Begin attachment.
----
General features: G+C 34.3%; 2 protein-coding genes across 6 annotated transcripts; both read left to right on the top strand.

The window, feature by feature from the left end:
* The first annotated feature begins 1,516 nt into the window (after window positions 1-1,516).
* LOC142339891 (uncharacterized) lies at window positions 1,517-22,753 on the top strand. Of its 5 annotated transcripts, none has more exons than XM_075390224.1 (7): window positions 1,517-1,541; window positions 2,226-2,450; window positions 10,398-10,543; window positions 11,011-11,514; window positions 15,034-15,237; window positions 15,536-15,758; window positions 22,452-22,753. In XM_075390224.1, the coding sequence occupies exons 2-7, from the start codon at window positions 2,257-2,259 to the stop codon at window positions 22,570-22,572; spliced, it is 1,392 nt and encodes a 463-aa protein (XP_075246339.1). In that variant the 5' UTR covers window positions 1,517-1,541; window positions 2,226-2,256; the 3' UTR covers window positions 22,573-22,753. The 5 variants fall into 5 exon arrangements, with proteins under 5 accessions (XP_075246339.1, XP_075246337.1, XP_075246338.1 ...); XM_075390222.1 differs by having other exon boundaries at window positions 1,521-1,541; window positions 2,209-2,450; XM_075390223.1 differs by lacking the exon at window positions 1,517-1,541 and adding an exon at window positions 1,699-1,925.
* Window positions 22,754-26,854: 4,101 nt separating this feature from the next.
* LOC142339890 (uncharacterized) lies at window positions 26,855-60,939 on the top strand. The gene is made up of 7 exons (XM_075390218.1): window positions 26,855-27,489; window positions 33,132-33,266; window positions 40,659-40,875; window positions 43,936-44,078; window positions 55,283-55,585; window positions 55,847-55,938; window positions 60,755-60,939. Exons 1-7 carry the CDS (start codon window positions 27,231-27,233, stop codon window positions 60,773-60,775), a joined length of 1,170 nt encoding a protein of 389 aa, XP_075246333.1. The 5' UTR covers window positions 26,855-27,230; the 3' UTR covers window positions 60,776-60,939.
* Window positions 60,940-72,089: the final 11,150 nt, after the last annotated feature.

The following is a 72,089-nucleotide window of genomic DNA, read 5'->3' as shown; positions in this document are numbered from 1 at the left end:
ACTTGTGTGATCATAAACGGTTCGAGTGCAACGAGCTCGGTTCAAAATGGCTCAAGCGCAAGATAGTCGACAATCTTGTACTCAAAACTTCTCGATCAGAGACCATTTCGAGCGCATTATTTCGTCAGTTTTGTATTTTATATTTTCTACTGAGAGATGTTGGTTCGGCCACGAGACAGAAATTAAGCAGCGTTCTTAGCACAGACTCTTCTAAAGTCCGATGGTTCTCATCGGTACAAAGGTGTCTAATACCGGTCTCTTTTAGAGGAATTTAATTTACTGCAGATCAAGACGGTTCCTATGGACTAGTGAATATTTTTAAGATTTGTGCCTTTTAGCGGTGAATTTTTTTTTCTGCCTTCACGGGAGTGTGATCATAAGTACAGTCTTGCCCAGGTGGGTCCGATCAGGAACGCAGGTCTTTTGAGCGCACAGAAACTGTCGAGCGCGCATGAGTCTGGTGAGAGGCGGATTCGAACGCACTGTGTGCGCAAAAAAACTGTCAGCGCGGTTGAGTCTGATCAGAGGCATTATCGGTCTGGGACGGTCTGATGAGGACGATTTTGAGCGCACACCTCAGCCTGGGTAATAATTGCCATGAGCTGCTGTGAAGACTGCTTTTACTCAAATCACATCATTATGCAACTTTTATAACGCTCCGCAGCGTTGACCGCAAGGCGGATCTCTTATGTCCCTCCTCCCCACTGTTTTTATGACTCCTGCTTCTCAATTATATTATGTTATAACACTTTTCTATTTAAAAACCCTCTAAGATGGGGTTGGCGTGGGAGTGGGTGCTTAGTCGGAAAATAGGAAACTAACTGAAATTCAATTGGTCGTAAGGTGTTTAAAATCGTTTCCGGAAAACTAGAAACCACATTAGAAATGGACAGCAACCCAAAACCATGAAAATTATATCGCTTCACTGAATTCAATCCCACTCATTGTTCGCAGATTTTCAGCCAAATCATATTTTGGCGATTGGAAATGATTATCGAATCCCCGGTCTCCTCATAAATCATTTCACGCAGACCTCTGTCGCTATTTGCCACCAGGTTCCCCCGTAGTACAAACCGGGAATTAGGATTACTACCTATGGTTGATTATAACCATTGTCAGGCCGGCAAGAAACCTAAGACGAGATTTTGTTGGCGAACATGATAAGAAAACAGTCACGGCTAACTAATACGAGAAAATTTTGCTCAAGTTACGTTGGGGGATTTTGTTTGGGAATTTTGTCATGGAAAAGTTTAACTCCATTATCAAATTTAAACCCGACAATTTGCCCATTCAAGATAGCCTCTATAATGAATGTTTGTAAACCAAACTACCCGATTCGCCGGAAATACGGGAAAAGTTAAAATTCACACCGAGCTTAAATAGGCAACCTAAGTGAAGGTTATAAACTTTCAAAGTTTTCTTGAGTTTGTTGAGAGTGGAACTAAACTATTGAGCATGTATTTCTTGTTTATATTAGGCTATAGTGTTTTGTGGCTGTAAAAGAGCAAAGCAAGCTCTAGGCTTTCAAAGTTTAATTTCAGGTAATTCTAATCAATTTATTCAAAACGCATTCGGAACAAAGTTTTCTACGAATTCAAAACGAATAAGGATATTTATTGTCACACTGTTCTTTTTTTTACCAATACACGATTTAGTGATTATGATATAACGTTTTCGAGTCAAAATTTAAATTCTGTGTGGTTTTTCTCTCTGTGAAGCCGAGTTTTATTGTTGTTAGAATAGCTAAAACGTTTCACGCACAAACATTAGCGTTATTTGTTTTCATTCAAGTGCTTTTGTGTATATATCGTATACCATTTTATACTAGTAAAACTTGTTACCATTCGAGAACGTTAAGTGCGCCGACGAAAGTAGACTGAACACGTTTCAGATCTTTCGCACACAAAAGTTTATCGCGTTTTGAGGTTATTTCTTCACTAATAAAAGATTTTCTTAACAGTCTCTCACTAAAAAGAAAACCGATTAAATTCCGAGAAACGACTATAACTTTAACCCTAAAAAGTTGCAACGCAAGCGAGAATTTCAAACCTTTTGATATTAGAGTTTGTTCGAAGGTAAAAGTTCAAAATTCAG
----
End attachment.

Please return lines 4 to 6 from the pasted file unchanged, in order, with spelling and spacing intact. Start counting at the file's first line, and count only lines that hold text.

* LOC142339891 (uncharacterized) lies at window positions 1,517-22,753 on the top strand. Of its 5 annotated transcripts, none has more exons than XM_075390224.1 (7): window positions 1,517-1,541; window positions 2,226-2,450; window positions 10,398-10,543; window positions 11,011-11,514; window positions 15,034-15,237; window positions 15,536-15,758; window positions 22,452-22,753. In XM_075390224.1, the coding sequence occupies exons 2-7, from the start codon at window positions 2,257-2,259 to the stop codon at window positions 22,570-22,572; spliced, it is 1,392 nt and encodes a 463-aa protein (XP_075246339.1). In that variant the 5' UTR covers window positions 1,517-1,541; window positions 2,226-2,256; the 3' UTR covers window positions 22,573-22,753. The 5 variants fall into 5 exon arrangements, with proteins under 5 accessions (XP_075246339.1, XP_075246337.1, XP_075246338.1 ...); XM_075390222.1 differs by having other exon boundaries at window positions 1,521-1,541; window positions 2,209-2,450; XM_075390223.1 differs by lacking the exon at window positions 1,517-1,541 and adding an exon at window positions 1,699-1,925.
* Window positions 22,754-26,854: 4,101 nt separating this feature from the next.
* LOC142339890 (uncharacterized) lies at window positions 26,855-60,939 on the top strand. The gene is made up of 7 exons (XM_075390218.1): window positions 26,855-27,489; window positions 33,132-33,266; window positions 40,659-40,875; window positions 43,936-44,078; window positions 55,283-55,585; window positions 55,847-55,938; window positions 60,755-60,939. Exons 1-7 carry the CDS (start codon window positions 27,231-27,233, stop codon window positions 60,773-60,775), a joined length of 1,170 nt encoding a protein of 389 aa, XP_075246333.1. The 5' UTR covers window positions 26,855-27,230; the 3' UTR covers window positions 60,776-60,939.